1. Change $wgReadOnly in LocalSettings.php to the reason for a readonly wiki.

Sunday, April 1, 2007

Why this? Why now?

I have actually started blogging back in 2001. Had a lot more time back then. I started with hard coding html, copying layouts from and the Final Fantasy gamers blog rings. Later, I moved on with simple php mysql stuff when I started to help people with their dynamic websites.

After that, I started to blog when ever there is a new blogging software or blogging engine. Really just to try them out, but the sad thing is, the blog entries were never kept together and archived. Now, they are scattered all over the place.

So far, there hasn’t been any blogging solution that really fits my needs. The need to have a place to dump all of my daily info, thoughts, files, schedules, emails, contacts in, and being able to search whatever I want with absolute ease and clarity.

So why this? and why now?

As the information that I would like to record grew over the years, I just decided to have a place to dump them first. Hopefully, after a short while, migrating them wouldn’t be such a big pain. ;-)

About me

As you have probably guessed from the tag line, Steve Jobs is one of my greatest inspirations. ;-)

I was one of the luckiest few Shanghai kid, who got to spend my 17th birthday as a high school exchange student in Kissimmee, Florida with my foreign host family. My American high school, Osceola High School, had the finest football team in the entire Florida, and tons of funny stories from me, the 6’2” skinny teen ‘Borat’ from China.

After trying out Mechanical Polymer Engineering, Electrical Engineering and Computer Engineering, I finally settled with Computer Science, as I found it teaching me the things that I am mostly interested in. While enduring the coldest winters of my life in (Akron, Ohio), where I finished my Bachelors in University of Akron, I drove across the country three times exploring my dream place – Silicon Valley.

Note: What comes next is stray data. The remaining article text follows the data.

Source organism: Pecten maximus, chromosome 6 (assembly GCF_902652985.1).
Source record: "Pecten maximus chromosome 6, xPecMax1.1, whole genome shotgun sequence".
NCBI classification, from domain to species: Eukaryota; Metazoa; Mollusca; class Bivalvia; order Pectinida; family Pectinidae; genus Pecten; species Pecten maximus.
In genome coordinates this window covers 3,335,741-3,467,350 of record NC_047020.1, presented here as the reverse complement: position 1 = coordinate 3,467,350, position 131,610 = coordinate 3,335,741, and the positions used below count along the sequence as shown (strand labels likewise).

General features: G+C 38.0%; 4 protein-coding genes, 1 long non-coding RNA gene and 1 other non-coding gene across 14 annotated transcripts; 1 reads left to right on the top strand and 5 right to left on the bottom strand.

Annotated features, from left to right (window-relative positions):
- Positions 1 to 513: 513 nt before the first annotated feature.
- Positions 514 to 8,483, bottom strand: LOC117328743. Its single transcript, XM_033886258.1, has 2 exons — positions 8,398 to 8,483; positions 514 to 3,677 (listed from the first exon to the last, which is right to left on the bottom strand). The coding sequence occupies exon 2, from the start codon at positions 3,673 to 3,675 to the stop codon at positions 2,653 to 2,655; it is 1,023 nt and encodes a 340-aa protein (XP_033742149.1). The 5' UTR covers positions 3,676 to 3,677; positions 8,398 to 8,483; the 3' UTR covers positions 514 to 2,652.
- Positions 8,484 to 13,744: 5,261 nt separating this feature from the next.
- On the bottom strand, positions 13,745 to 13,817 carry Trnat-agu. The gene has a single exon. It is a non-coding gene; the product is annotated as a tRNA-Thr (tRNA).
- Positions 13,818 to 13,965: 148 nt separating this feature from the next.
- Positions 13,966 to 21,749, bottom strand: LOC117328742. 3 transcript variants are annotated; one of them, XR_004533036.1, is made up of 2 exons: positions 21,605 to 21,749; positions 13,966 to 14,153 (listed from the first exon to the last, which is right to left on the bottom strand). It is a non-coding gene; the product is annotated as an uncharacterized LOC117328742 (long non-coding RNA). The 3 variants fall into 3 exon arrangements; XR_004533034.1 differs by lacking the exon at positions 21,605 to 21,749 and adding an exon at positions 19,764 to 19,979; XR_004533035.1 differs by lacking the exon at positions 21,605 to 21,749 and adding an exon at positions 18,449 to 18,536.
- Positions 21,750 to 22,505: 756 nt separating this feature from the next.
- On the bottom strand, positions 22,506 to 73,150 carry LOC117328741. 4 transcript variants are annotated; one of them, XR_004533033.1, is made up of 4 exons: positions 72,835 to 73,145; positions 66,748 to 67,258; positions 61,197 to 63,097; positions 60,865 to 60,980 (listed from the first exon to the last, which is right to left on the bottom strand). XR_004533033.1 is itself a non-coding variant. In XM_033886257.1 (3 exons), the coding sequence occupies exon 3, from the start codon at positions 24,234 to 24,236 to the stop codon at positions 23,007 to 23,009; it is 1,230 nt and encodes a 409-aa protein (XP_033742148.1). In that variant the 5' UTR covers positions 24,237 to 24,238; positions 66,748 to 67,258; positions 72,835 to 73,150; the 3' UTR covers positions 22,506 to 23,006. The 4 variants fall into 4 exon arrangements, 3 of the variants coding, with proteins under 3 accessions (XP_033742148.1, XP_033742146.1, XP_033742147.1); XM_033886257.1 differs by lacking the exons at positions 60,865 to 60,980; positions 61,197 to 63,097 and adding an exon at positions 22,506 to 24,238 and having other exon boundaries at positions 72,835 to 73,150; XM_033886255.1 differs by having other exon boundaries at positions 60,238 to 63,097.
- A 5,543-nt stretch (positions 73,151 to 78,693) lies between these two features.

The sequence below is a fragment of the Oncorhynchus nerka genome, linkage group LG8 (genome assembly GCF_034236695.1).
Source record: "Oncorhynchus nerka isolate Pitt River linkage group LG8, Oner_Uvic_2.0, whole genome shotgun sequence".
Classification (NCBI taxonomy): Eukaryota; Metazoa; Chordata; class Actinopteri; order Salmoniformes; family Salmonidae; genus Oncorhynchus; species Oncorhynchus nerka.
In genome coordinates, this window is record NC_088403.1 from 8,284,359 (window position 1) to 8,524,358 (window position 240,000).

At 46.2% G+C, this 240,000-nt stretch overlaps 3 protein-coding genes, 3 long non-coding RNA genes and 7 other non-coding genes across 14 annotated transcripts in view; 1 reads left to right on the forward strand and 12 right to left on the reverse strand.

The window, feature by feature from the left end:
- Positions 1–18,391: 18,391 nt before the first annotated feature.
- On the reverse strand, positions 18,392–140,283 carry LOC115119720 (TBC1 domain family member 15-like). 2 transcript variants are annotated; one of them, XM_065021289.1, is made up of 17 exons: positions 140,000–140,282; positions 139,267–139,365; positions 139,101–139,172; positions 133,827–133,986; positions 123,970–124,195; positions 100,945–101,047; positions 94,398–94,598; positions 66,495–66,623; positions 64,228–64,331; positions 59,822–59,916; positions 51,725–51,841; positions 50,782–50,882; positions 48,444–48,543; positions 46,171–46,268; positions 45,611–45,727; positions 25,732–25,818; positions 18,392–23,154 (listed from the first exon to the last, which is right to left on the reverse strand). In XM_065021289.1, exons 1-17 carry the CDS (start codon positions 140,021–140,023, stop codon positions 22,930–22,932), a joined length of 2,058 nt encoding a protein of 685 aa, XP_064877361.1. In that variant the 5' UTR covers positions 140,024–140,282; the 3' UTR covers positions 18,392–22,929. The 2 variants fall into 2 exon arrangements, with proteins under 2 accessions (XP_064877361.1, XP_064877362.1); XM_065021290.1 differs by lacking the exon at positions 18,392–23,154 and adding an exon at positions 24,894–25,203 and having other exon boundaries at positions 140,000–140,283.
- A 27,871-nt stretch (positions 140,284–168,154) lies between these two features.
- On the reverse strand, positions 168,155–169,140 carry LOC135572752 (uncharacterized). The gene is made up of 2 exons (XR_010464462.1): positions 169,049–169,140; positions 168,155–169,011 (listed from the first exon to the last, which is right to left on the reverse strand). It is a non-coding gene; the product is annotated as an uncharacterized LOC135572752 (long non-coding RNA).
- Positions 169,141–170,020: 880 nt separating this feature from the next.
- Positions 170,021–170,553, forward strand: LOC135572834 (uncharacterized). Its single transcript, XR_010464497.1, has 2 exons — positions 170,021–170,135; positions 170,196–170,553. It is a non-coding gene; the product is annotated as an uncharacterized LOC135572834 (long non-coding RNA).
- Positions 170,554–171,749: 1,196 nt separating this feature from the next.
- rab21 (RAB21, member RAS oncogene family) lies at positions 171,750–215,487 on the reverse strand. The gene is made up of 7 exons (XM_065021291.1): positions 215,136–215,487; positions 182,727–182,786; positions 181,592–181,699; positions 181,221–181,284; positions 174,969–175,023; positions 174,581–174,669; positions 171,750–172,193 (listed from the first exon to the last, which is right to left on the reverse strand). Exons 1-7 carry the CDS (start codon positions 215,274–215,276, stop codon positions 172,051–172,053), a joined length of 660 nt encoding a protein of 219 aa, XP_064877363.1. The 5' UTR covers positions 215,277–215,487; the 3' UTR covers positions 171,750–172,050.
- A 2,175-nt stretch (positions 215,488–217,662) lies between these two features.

Being an evangelist of web and the technologies around it, I shortly started my career as a software engineer in Bay Area. I found my first real job after college in Manhattan Associates through one of my former mentors I worked for. While I was there, I helped the R&D of the company wide next generation user interface framework with the architect. Then, I got into Visa, where I worked on the then "next generation" credit card message gateway as a system engineer, and developed a multiple products build and release automation process and tools.

After a brief period of (now Fanbox) as a member of their infrastructure and performance team in San Diego, I came back to Bay Area for a great internet security company Qualys Inc, where I became one of the core developers of QualysGard. While working along side with the security veterans, I became more involved with enterprise UI and cross browser support for our award winning On Demand Vulnerability Management System.

I became a Yahoo! several months before the summer Olympics of 2008, and has been a member of the Yahoo Frontpage group ever since. There, I learned and relearned a whole bunch of things that I thought I learned well before. Never knew that aggregation of the even smallest mistakes, tinyist performance enhancement could make such a big difference. I am so grateful that my team as well as the teams I worked with have taught me so much about the web, and I was given lots of opportunities to work on so many parts of the product. It has truly been an eye opening experience on how one of the most visited pages was made. At the same time, I found out how important data is, and fell in love with it.

My interest in data soon got me into Netflix. As a member of the subscriber acquisition team, we helped optimizing their customer conversion from various marketing channels. I would have to say that Netflix has one of the best marketing teams in the world, and one of the best user funnel management systems ever.

I am currently working for a startup called Outright, where I actually got to design and build their entire data stack. We are trying to make accounting and tax preparation painless for all of the small businesses around the country.

I usually like to keep my brains busy, or having them entertained by the web feeds. Whenever I get a break, I love playing volley ball, soccer, basket ball, and now foosball and table tennis ;-)

Oh, the last but not the least, my latest contributions to open source communities can be found on the right side of this page, or in my linkedin profile.

Thanks for reading!

You can always reach me at lei [dot] sun [at] gmail [dot] com.